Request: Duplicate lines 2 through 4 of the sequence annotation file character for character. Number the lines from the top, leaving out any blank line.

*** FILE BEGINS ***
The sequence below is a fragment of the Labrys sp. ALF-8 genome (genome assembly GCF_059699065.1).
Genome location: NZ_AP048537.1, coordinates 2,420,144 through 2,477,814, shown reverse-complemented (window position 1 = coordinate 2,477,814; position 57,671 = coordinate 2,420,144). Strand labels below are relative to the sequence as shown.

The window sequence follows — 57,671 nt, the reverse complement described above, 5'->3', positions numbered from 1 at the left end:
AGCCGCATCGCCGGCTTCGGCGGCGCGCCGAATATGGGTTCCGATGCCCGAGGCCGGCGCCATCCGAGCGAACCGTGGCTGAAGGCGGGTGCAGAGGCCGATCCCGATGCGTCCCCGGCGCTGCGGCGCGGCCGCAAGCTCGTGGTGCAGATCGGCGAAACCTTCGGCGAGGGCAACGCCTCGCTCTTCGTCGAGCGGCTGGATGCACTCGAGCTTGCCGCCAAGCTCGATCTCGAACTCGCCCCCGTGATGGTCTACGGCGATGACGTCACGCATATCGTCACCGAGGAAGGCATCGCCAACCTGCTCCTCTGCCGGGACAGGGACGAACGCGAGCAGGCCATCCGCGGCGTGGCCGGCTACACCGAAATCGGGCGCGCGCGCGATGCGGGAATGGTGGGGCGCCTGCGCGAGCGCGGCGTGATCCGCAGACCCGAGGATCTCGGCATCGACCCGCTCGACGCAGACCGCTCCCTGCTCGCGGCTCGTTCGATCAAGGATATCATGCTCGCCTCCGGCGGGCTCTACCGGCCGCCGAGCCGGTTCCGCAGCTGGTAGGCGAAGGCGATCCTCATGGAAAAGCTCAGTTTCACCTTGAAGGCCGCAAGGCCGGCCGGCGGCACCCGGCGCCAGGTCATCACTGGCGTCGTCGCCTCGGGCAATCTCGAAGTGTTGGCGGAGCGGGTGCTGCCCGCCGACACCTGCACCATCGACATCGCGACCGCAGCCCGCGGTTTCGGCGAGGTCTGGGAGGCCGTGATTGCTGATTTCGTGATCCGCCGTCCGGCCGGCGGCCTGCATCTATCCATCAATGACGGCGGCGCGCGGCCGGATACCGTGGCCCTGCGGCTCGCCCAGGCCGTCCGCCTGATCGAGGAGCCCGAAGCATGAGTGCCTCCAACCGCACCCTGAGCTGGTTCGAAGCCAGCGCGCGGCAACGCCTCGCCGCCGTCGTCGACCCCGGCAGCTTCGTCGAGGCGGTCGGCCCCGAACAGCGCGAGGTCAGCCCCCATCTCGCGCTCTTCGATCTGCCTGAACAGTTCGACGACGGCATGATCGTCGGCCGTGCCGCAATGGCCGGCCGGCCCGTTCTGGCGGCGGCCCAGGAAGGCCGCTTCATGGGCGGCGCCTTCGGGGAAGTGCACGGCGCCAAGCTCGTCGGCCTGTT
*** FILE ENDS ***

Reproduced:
Genome location: NZ_AP048537.1, coordinates 2,420,144 through 2,477,814, shown reverse-complemented (window position 1 = coordinate 2,477,814; position 57,671 = coordinate 2,420,144). Strand labels below are relative to the sequence as shown.

The window sequence follows — 57,671 nt, the reverse complement described above, 5'->3', positions numbered from 1 at the left end:
AGCCGCATCGCCGGCTTCGGCGGCGCGCCGAATATGGGTTCCGATGCCCGAGGCCGGCGCCATCCGAGCGAACCGTGGCTGAAGGCGGGTGCAGAGGCCGATCCCGATGCGTCCCCGGCGCTGCGGCGCGGCCGCAAGCTCGTGGTGCAGATCGGCGAAACCTTCGGCGAGGGCAACGCCTCGCTCTTCGTCGAGCGGCTGGATGCACTCGAGCTTGCCGCCAAGCTCGATCTCGAACTCGCCCCCGTGATGGTCTACGGCGATGACGTCACGCATATCGTCACCGAGGAAGGCATCGCCAACCTGCTCCTCTGCCGGGACAGGGACGAACGCGAGCAGGCCATCCGCGGCGTGGCCGGCTACACCGAAATCGGGCGCGCGCGCGATGCGGGAATGGTGGGGCGCCTGCGCGAGCGCGGCGTGATCCGCAGACCCGAGGATCTCGGCATCGACCCGCTCGACGCAGACCGCTCCCTGCTCGCGGCTCGTTCGATCAAGGATATCATGCTCGCCTCCGGCGGGCTCTACCGGCCGCCGAGCCGGTTCCGCAGCTGGTAGGCGAAGGCGATCCTCATGGAAAAGCTCAGTTTCACCTTGAAGGCCGCAAGGCCGGCCGGCGGCACCCGGCGCCAGGTCATCACTGGCGTCGTCGCCTCGGGCAATCTCGAAGTGTTGGCGGAGCGGGTGCTGCCCGCCGACACCTGCACCATCGACATCGCGACCGCAGCCCGCGGTTTCGGCGAGGTCTGGGAGGCCGTGATTGCTGATTTCGTGATCCGCCGTCCGGCCGGCGGCCTGCATCTATCCATCAATGACGGCGGCGCGCGGCCGGATACCGTGGCCCTGCGGCTCGCCCAGGCCGTCCGCCTGATCGAGGAGCCCGAAGCATGAGTGCCTCCAACCGCACCCTGAGCTGGTTCGAAGCCAGCGCGCGGCAACGCCTCGCCGCCGTCGTCGACCCCGGCAGCTTCGTCGAGGCGGTCGGCCCCGAACAGCGCGAGGTCAGCCCCCATCTCGCGCTCTTCGATCTGCCTGAACAGTTCGACGACGGCATGATCGTCGGCCGTGCCGCAATGGCCGGCCGGCCCGTTCTGGCGGCGGCCCAGGAAGGCCGCTTCATGGGCGGCGCCTTCGGGGAAGTGCACGGCGCCAAGCTCGTCGGCCTGTT